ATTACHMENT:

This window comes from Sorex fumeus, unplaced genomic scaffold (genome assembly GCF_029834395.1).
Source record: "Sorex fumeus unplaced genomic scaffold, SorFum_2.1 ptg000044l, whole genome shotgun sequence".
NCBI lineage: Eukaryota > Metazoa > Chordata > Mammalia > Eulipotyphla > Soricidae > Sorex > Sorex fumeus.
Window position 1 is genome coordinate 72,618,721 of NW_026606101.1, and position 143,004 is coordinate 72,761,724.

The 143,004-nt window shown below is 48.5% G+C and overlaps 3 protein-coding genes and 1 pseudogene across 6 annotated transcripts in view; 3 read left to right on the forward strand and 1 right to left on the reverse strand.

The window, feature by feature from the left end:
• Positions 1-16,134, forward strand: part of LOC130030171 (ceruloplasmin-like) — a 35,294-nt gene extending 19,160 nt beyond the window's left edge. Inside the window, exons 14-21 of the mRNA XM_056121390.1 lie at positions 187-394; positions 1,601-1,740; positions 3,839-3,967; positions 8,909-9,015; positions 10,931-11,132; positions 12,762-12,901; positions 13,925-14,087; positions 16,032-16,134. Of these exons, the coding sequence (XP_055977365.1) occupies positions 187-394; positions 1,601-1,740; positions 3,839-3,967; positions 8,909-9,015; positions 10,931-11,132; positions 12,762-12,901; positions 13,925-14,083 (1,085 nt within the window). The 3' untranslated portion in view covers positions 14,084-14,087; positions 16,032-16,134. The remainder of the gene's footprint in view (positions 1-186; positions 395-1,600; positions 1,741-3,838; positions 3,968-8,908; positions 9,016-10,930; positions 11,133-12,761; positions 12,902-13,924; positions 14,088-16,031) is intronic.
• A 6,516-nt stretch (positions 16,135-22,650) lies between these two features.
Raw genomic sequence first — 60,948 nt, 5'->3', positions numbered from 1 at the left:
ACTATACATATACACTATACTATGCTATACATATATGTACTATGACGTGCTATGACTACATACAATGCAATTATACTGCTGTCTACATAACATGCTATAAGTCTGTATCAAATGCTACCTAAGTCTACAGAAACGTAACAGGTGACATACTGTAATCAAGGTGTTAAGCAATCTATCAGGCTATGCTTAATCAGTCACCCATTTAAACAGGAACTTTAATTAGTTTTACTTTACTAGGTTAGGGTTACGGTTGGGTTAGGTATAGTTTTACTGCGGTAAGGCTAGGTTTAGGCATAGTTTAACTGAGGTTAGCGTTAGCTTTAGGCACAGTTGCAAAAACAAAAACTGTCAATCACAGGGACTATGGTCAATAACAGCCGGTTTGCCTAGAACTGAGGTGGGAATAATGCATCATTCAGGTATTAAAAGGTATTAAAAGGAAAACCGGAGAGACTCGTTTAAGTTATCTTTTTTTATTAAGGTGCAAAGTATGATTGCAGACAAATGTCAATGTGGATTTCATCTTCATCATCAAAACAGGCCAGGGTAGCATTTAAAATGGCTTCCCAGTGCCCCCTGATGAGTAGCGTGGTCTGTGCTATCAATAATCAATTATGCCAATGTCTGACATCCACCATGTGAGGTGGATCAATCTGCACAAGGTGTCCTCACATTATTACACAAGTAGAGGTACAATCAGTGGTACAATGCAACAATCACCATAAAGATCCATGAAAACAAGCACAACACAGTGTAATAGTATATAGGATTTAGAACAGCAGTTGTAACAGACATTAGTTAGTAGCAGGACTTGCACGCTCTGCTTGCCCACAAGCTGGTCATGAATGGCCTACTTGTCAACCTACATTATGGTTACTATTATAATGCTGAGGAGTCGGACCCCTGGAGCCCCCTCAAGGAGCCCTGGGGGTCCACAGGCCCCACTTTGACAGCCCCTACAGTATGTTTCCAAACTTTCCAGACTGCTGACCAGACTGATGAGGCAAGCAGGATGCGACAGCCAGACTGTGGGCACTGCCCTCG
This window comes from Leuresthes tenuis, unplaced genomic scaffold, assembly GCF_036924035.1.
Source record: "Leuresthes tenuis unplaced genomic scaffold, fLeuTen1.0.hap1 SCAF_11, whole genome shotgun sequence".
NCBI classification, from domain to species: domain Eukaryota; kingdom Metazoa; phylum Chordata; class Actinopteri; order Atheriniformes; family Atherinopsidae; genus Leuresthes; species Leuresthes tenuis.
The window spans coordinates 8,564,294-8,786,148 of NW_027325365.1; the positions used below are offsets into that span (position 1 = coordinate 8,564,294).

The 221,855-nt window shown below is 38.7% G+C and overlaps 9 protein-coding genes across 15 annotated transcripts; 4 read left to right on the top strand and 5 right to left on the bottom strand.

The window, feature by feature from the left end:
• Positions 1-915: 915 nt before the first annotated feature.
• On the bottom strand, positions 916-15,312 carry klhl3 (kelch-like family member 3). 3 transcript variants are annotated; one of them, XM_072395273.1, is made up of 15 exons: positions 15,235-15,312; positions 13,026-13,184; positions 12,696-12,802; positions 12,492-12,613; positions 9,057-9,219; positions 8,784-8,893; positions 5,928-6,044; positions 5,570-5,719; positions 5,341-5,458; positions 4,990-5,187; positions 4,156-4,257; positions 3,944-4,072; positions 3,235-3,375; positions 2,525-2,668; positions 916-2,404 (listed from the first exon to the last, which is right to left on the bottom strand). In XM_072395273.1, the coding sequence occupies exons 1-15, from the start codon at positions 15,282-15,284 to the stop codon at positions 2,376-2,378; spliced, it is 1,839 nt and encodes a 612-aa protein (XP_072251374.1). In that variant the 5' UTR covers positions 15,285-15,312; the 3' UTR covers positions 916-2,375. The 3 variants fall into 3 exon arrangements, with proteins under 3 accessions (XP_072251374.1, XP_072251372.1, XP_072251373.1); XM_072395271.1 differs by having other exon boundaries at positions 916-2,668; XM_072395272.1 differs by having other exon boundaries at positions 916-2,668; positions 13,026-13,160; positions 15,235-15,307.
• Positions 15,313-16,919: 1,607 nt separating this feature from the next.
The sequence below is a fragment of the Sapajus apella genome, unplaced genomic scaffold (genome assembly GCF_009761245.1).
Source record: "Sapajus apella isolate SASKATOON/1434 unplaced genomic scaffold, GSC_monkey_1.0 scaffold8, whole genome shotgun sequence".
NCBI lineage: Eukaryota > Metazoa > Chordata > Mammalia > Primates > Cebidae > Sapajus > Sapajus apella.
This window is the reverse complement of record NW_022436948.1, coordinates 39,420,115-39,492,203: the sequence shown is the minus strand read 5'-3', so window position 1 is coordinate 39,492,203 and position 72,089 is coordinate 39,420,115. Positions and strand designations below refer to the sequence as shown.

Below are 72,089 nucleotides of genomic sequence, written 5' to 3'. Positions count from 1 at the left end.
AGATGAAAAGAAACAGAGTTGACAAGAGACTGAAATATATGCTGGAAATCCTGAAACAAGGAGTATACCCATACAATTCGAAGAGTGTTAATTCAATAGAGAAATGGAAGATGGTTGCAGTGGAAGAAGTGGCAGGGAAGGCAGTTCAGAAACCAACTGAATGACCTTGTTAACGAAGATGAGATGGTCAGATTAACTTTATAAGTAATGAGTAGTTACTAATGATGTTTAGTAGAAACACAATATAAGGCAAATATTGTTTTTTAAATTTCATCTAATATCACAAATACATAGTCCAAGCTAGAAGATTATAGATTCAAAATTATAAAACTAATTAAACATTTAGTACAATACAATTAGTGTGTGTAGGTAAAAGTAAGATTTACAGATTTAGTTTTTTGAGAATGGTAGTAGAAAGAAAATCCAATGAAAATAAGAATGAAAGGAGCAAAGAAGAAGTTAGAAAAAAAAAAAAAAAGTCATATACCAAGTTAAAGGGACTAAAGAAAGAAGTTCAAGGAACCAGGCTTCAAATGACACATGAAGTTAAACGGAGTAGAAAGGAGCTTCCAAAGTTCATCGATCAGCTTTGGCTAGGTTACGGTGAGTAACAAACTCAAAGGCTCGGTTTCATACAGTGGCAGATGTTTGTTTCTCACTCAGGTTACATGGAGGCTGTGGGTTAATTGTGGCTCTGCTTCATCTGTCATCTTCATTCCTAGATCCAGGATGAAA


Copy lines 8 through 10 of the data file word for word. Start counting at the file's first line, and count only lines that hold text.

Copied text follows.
• A 6,516-nt stretch (positions 16,135-22,650) lies between these two features.
Raw genomic sequence first — 60,948 nt, 5'->3', positions numbered from 1 at the left:
ACTATACATATACACTATACTATGCTATACATATATGTACTATGACGTGCTATGACTACATACAATGCAATTATACTGCTGTCTACATAACATGCTATAAGTCTGTATCAAATGCTACCTAAGTCTACAGAAACGTAACAGGTGACATACTGTAATCAAGGTGTTAAGCAATCTATCAGGCTATGCTTAATCAGTCACCCATTTAAACAGGAACTTTAATTAGTTTTACTTTACTAGGTTAGGGTTACGGTTGGGTTAGGTATAGTTTTACTGCGGTAAGGCTAGGTTTAGGCATAGTTTAACTGAGGTTAGCGTTAGCTTTAGGCACAGTTGCAAAAACAAAAACTGTCAATCACAGGGACTATGGTCAATAACAGCCGGTTTGCCTAGAACTGAGGTGGGAATAATGCATCATTCAGGTATTAAAAGGTATTAAAAGGAAAACCGGAGAGACTCGTTTAAGTTATCTTTTTTTATTAAGGTGCAAAGTATGATTGCAGACAAATGTCAATGTGGATTTCATCTTCATCATCAAAACAGGCCAGGGTAGCATTTAAAATGGCTTCCCAGTGCCCCCTGATGAGTAGCGTGGTCTGTGCTATCAATAATCAATTATGCCAATGTCTGACATCCACCATGTGAGGTGGATCAATCTGCACAAGGTGTCCTCACATTATTACACAAGTAGAGGTACAATCAGTGGTACAATGCAACAATCACCATAAAGATCCATGAAAACAAGCACAACACAGTGTAATAGTATATAGGATTTAGAACAGCAGTTGTAACAGACATTAGTTAGTAGCAGGACTTGCACGCTCTGCTTGCCCACAAGCTGGTCATGAATGGCCTACTTGTCAACCTACATTATGGTTACTATTATAATGCTGAGGAGTCGGACCCCTGGAGCCCCCTCAAGGAGCCCTGGGGGTCCACAGGCCCCACTTTGACAGCCCCTACAGTATGTTTCCAAACTTTCCAGACTGCTGACCAGACTGATGAGGCAAGCAGGATGCGACAGCCAGACTGTGGGCACTGCCCTCG